Overview : San Francisco's famous shopping, culture and cuisine begin with a trip to Union Square. There is so much more to see just off the main... more »
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Overview : San Francisco's famous shopping, culture and cuisine begin with a trip to Union Square. There is so much more to see just off the main... more » plaza, however. This trip may start with high levels of retail punctuated by loud (yet endearing) cable car bells, but it then takes the visitor south of Market Street to the SoMa district, where world-class and lesser-known museums, an amazing park, great food and drinks and plenty of family-friendly (and unexpected) sites await. less «
Wear comfortable shoes and dress in layers, because San Francisco weather is not only unpredictable and unseasonable, but it changes... more » from neighborhood to neighborhood.
This is a flat journey, so no need to worry about the city's famous hills. less «
The square was built in 1850 and named in support of Union troops when the Civil War began. This is the heart of San Francisco, where tourists and locals mingle every day. The square is used for all kinds of public and private needs, such as open markets (flowers, art), demonstrations and rallies, and general sunning, lunching, meeting and... More enjoyment.
For visitors, Union Square is an ideal place to get your bearings, take in the sights and sounds of the city and begin your day. If you face Macy's, you will see cable cars rumble by to your right on Powell Street. Beautiful hotels and high-end boutiques and department stores surround the square on all sides. Of note: the century-old Westin St. Francis (Powell) and its famous red awnings survived the 1906 earthquake; it features an opulent lobby, antique grandfather clock and one of the city's best restaurants, Michael Mina (Michelin two-star).
If you enjoy shopping, allow plenty of time to roam around the square. Beyond the mammoth Macy's are: Saks Fifth Avenue, Tiffany, Williams-Sonoma, Nike and Neiman Marcus (Geary and Stockton), which has a grand rotunda topped with an impressive stained-glass dome. During the holidays, the store brings in an enormous six-story Christmas tree. It's well worth exploring Post Street, Maiden Lane and Geary Street to the east for smaller, but equally important boutiques.
This guide recommends heading down quaint Maiden Lane next, which is reserved for pedestrian traffic only.Less
After the rush of Union Square, heading east on Maiden Lane can be a welcome break for your senses, especially the ears. While today the lane is packed with chic boutiques and cafes, in the early 1900s it was known for bordellos!
At 140 Maiden Lane, take a look at Xanadu Gallery. The building was designed by Frank Lloyd Wright and inspired his... More work on the Guggenheim Museum in New York City, which he designed at the same time.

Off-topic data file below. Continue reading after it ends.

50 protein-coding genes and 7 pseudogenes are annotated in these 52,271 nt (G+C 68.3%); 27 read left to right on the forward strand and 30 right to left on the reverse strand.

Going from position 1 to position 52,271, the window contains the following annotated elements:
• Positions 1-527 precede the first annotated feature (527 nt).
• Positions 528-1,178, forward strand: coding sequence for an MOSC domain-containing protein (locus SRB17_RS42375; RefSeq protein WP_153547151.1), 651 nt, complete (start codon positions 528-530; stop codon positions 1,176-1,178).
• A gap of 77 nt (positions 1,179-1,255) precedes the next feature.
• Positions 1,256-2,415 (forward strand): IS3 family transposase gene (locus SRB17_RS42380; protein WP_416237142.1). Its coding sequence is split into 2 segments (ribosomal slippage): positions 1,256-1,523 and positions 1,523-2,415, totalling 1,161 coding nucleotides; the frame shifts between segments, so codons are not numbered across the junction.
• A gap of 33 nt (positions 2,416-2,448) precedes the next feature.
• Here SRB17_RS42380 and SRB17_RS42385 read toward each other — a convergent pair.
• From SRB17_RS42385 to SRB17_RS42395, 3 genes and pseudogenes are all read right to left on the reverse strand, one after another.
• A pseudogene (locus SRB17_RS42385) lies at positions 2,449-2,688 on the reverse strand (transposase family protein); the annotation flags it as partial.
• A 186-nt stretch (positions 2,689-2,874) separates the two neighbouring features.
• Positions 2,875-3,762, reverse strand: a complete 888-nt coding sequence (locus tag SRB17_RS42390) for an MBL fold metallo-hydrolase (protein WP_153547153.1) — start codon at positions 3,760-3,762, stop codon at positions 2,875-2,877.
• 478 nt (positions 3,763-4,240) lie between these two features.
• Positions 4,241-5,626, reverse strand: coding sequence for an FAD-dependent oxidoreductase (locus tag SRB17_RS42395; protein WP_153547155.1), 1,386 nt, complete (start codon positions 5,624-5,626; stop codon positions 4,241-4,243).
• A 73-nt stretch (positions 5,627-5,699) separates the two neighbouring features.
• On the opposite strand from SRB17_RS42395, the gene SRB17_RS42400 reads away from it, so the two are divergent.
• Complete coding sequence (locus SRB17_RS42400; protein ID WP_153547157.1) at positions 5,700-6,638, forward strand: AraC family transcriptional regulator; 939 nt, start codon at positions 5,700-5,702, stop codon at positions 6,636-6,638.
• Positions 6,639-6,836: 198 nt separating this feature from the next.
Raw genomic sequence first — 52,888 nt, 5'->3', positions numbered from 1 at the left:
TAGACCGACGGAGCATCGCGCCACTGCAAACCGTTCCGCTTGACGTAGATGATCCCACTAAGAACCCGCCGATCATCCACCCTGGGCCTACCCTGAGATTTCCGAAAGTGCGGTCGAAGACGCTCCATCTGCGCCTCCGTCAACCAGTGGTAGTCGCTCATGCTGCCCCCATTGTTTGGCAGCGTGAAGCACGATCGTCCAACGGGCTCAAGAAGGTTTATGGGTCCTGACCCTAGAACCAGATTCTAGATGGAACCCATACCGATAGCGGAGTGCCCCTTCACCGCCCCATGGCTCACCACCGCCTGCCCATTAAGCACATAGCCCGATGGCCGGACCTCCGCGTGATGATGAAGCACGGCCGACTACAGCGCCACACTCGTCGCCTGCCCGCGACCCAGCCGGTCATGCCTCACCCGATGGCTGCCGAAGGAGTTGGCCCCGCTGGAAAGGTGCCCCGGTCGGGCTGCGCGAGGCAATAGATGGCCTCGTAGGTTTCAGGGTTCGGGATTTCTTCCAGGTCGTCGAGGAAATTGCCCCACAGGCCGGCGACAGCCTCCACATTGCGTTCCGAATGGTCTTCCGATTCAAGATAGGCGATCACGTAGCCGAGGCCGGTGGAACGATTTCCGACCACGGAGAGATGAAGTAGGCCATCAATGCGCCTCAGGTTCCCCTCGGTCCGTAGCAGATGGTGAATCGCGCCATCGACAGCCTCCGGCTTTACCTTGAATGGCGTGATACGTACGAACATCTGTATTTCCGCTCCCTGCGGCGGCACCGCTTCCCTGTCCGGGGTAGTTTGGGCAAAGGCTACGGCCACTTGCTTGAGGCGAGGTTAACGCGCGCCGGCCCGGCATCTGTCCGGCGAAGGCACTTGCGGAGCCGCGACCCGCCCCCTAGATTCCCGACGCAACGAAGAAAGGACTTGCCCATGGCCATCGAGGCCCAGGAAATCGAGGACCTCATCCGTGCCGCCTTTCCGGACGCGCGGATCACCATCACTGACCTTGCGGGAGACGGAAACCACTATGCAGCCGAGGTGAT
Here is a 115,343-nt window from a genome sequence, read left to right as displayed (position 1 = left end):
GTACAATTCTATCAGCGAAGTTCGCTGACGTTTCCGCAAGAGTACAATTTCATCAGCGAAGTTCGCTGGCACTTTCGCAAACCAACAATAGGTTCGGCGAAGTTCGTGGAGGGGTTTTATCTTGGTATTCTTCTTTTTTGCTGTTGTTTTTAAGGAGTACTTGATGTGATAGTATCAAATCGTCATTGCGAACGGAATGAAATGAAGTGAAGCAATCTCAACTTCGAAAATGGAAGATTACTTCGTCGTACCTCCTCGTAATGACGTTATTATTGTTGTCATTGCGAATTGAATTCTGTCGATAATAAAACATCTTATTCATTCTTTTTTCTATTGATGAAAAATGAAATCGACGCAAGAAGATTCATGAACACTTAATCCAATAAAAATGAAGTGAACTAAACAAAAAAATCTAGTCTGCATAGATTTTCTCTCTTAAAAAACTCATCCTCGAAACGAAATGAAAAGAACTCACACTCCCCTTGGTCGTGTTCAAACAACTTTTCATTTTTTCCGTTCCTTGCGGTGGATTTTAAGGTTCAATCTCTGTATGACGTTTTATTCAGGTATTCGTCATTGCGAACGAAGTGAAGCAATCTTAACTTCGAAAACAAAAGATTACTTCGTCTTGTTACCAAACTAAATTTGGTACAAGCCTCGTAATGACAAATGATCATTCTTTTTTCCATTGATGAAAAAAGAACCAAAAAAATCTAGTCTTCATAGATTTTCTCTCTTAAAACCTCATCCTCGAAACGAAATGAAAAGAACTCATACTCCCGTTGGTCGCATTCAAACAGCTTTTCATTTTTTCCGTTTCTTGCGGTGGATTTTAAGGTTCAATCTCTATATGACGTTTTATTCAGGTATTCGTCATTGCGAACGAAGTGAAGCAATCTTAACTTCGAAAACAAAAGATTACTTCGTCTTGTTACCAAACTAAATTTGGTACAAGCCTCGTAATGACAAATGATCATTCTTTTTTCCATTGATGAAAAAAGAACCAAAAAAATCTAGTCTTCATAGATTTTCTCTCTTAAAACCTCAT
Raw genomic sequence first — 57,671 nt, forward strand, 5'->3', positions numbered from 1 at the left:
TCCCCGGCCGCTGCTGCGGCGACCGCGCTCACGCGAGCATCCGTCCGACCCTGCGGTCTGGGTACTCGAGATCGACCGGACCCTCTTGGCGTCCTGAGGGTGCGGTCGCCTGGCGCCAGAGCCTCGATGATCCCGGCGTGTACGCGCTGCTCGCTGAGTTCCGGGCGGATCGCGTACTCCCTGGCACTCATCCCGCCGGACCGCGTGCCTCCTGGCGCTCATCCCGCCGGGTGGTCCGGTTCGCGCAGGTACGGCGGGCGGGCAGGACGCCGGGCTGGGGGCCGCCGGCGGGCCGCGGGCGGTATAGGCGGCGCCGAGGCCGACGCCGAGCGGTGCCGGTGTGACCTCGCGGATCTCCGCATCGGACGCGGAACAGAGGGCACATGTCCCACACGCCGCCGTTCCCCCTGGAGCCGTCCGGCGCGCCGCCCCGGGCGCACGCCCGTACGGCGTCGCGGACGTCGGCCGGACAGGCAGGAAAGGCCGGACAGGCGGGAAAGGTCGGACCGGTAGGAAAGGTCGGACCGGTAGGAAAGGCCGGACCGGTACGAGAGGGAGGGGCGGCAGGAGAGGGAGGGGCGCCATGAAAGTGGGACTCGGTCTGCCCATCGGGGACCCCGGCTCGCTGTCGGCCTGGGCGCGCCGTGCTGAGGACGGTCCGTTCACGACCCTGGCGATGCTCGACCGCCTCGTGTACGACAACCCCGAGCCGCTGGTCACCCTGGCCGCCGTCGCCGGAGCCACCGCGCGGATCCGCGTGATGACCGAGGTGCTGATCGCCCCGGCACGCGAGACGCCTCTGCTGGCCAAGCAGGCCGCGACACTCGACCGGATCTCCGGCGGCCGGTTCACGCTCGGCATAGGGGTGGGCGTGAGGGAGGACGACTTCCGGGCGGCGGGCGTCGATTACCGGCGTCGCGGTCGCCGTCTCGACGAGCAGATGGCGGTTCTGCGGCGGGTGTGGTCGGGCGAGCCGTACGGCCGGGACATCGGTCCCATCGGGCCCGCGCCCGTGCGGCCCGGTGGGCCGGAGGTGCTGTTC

You can continue down Maiden Lane until it ends at Kearny and then backtrack a block to Grant Avenue. Head south on Grant to where it meets O'Farrell and Market streets.Less
If you have worked up an appetite (and didn't stop for a bite at one of the bistros on Maiden Lane), Madeleine is worth a stop.
This bakery and sandwich shop serves breakfast, lunch, desserts and some of the best espresso and hot chocolate around. Of note, homemade chocolate-flavored whipped cream is a decadent and necessary addition to any cup... More of hot cocoa on a windy San Francisco day.
After Madeleine, continue west on O'Farrell toward Stockton for some more shopping options and a change of scenery.
43 O'Farrell St.
(Between Grant and Stockton, across from Macy's Men's Building)
Across Market Street is the massive San Francisco Shopping Centre (Westfield). It is basically a large mall in the center of the city, with an enormous selection of shops from monster retailers like Old Navy, Nordstrom, Banana Republic and Abercrombie & Fitch to smaller shops like Kiehls, Michael Kors, Vans and Aveda, to specialty retailers... More like Mai Do, Godiva and Cocoa Bella Chocolates. There is also a movie theater and a wide variety of "mall food" in the base of the center.
Unless you have the urge to shop at stores most Americans can find in any major city, it's likely not worth your precious time in San Francisco.
Westfield San Francisco Centre
865 Market St.
After crossing Market Street, Stockton becomes Fourth Street. Pass the opulent Four Seasons and Marriott hotels (on your left) and cross Mission Street to enter the Metreon at the southeast corner of Mission and Fourth.
Originally built by Sony in 1999, the Metreon's website boasts that it is "a state of the art technology and entertainment... More marketplace covering over 350,000 square feet on four levels." It was intended as a hip showcase for gamers and gadget/movie/arcade/tech-lovers, and the architecture and layout certainly support that mission.
It is a beautiful building, full of glass, light, metal and unexpected twists and turns that overlooks stunning Yerba Buena Gardens. However, perhaps in part due to the dot com bust, the space became one without a clear purpose. Inside, it feels sort of vacant and content light, and after my first quick walk through after it opened, I felt I had seen everything it had to offer. I lived across the street between 2001 and 2004, and I rarely frequented the place, except to see a movie or have an occasional lunch or dinner, preferably to-go, so I could enjoy the outdoor beauty of the gardens just outside the steel-and-glass Metreon doors.
Metreon Shopping Center
101 Fourth St.
Cream puffs? Yes, these cream puffs are so worth the stop for your sweet tooth. The freshly made puffs come in the following flavors: vanilla bean, chocolate, caramel, pumpkin, green tea, coffee and strawberry. The flaky crust is an excellent vehicle for the light, not-too-sweet cream filling. I was never interested in cream puffs until I tried... More these, and now, well, I wouldn't pass by this shop for all the clam chowder or sourdough bread at Fisherman's Wharf.